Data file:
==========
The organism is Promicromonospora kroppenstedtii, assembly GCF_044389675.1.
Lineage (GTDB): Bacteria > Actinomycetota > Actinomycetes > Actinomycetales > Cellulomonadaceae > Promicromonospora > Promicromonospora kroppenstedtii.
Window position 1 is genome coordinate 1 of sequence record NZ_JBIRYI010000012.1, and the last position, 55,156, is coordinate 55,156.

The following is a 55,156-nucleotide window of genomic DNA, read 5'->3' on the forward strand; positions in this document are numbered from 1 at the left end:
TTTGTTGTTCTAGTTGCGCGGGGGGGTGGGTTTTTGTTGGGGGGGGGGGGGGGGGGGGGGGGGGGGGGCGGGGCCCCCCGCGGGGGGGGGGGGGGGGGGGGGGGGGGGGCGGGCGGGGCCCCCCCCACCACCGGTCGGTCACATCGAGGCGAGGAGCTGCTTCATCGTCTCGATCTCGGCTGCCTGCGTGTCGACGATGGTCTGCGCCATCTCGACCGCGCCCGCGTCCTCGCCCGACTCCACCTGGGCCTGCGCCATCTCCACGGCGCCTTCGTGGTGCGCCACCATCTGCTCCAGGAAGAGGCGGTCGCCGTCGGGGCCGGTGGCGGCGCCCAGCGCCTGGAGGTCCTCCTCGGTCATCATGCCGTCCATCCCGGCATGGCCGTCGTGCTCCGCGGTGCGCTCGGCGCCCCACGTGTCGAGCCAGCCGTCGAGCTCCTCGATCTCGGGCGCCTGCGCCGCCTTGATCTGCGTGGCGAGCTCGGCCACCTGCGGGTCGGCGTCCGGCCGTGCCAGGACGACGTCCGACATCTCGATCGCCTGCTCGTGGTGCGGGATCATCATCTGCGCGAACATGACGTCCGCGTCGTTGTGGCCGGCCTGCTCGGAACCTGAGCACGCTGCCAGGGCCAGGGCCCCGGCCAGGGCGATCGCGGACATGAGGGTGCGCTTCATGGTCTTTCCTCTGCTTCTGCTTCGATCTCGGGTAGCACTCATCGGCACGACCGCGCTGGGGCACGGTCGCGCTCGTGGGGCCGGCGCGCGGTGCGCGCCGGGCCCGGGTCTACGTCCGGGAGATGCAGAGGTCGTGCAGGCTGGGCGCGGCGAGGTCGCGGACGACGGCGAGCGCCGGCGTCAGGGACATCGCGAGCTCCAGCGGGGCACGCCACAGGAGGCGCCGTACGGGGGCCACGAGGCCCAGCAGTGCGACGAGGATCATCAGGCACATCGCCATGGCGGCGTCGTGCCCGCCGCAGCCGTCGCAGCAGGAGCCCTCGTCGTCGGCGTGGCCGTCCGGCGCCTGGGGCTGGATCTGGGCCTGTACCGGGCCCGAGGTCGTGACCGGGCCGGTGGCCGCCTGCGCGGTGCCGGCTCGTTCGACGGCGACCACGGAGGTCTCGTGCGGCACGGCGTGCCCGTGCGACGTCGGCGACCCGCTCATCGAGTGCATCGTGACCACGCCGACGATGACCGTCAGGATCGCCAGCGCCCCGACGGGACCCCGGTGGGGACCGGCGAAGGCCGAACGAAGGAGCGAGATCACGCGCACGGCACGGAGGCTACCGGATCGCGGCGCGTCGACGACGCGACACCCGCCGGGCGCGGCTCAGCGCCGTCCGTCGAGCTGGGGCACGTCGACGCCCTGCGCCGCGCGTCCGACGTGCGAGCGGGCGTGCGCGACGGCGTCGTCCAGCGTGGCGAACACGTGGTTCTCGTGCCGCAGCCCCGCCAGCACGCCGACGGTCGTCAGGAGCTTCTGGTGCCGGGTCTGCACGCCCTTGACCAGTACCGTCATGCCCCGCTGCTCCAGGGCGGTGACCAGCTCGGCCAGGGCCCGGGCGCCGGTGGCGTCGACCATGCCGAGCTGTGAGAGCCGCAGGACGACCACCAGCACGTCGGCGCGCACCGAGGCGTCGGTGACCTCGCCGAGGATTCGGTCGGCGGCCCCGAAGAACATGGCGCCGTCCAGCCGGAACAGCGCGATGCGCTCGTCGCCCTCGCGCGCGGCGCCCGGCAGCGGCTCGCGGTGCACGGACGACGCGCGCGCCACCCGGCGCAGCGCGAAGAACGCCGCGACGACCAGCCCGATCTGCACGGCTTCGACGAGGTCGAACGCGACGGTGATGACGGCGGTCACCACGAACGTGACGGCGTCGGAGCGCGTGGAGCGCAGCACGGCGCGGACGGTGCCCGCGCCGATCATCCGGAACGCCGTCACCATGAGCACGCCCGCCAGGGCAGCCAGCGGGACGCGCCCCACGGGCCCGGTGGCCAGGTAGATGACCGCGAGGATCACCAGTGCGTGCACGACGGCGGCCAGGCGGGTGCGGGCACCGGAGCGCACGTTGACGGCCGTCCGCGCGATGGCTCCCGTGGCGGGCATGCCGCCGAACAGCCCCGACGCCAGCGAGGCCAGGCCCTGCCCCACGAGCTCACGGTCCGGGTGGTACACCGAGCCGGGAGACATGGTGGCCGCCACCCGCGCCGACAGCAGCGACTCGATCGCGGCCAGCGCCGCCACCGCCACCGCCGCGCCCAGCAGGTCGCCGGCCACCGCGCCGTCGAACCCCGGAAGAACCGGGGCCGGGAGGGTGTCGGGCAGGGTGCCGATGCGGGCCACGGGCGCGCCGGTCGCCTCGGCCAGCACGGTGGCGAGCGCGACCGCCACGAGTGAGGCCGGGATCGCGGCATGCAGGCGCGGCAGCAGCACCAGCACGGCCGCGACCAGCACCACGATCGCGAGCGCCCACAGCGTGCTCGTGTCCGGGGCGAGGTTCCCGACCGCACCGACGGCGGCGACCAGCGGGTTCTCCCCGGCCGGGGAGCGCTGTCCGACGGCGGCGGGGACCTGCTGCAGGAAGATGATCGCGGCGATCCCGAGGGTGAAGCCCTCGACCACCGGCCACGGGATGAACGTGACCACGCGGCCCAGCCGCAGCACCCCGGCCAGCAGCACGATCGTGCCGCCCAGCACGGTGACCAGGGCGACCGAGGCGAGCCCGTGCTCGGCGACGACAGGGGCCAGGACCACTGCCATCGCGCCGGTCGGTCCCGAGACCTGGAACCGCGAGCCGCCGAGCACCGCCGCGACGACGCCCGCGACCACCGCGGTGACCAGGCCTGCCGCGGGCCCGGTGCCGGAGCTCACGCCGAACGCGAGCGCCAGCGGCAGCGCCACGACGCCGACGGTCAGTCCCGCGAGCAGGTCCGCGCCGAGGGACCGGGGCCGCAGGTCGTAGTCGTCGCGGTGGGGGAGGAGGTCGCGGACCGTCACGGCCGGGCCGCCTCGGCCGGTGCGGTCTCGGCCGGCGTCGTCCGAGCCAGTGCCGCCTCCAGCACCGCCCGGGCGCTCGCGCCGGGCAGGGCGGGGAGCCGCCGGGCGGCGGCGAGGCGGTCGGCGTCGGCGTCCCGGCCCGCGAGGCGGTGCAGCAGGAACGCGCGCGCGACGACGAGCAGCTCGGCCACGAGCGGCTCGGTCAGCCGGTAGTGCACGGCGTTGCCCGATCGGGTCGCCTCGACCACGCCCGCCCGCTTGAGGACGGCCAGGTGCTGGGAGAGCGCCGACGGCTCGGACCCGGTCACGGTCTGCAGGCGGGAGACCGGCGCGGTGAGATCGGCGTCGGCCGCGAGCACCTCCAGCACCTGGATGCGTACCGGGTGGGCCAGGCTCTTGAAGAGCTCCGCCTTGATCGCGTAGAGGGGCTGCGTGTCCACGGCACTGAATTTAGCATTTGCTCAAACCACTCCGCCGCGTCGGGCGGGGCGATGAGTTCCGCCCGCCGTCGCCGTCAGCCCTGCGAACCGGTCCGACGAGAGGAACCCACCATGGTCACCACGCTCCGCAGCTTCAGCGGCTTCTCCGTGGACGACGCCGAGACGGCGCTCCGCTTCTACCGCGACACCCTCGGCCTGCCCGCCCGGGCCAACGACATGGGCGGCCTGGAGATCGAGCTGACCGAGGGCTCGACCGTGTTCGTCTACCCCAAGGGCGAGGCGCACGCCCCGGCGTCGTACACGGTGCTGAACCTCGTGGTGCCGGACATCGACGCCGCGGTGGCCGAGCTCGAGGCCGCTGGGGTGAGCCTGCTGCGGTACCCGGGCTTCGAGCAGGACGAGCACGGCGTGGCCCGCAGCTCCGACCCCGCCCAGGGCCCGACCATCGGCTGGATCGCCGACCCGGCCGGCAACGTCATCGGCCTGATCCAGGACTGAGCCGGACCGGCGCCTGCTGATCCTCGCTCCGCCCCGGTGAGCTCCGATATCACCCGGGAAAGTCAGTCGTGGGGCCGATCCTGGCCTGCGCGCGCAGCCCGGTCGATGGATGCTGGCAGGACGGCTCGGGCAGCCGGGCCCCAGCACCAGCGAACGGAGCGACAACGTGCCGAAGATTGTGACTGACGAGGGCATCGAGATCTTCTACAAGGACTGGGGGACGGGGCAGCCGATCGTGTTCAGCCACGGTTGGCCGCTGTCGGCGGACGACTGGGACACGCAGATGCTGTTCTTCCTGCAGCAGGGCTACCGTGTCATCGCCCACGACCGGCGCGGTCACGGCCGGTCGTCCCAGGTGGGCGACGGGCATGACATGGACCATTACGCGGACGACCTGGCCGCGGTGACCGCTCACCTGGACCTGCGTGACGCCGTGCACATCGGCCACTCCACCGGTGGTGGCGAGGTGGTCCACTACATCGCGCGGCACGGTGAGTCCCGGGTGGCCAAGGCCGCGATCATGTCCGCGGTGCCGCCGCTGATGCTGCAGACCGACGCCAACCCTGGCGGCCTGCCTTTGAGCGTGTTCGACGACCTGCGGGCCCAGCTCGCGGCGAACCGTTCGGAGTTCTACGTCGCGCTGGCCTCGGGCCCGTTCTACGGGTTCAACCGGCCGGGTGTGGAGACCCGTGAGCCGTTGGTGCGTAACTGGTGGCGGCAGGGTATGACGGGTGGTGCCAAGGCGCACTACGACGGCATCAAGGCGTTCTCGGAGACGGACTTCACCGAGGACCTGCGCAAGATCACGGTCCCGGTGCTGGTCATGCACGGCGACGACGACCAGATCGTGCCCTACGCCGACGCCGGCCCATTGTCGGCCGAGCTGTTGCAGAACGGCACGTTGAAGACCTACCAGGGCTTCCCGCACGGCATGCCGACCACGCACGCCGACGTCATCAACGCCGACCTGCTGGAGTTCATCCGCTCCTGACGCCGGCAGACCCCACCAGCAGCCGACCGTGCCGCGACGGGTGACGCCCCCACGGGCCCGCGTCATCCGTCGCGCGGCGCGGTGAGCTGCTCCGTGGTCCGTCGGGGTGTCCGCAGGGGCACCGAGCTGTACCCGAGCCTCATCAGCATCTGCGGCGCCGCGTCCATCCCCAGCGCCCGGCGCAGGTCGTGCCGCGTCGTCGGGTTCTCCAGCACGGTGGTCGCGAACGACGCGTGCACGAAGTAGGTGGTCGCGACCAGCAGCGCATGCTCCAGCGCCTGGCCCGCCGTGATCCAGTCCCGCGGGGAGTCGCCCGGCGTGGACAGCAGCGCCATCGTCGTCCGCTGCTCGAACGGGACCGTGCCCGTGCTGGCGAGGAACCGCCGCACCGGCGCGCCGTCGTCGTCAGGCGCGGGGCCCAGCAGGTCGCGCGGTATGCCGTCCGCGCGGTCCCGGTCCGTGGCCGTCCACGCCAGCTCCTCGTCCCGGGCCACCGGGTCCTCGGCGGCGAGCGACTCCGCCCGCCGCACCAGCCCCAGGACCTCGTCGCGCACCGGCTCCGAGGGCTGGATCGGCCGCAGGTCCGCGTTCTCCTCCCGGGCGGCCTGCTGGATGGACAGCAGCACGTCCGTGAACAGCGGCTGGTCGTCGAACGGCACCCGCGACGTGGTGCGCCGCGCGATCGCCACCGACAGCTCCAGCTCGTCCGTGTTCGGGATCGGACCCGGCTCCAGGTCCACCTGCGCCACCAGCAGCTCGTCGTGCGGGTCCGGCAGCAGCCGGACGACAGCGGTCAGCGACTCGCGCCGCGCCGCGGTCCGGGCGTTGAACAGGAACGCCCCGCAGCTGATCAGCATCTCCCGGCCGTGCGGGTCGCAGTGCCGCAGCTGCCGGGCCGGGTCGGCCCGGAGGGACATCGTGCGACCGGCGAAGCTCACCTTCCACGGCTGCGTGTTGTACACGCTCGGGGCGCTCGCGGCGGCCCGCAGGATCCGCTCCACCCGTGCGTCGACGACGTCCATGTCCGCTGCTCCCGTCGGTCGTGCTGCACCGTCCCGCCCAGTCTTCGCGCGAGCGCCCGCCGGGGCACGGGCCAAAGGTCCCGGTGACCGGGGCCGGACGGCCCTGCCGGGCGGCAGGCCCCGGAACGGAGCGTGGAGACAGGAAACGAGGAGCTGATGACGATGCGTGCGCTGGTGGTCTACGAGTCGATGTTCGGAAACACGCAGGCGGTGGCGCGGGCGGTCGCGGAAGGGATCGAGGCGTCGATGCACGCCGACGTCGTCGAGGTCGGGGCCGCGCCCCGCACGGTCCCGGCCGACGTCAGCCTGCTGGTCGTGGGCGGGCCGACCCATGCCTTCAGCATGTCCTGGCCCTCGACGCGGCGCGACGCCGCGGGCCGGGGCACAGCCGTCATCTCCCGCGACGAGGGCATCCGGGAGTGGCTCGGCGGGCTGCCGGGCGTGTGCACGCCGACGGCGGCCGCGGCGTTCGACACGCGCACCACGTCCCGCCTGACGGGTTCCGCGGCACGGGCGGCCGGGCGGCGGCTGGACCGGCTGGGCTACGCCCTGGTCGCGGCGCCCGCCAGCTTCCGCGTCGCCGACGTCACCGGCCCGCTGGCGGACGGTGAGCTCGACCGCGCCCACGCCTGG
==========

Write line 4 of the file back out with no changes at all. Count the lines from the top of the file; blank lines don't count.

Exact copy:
The following is a 55,156-nucleotide window of genomic DNA, read 5'->3' on the forward strand; positions in this document are numbered from 1 at the left end: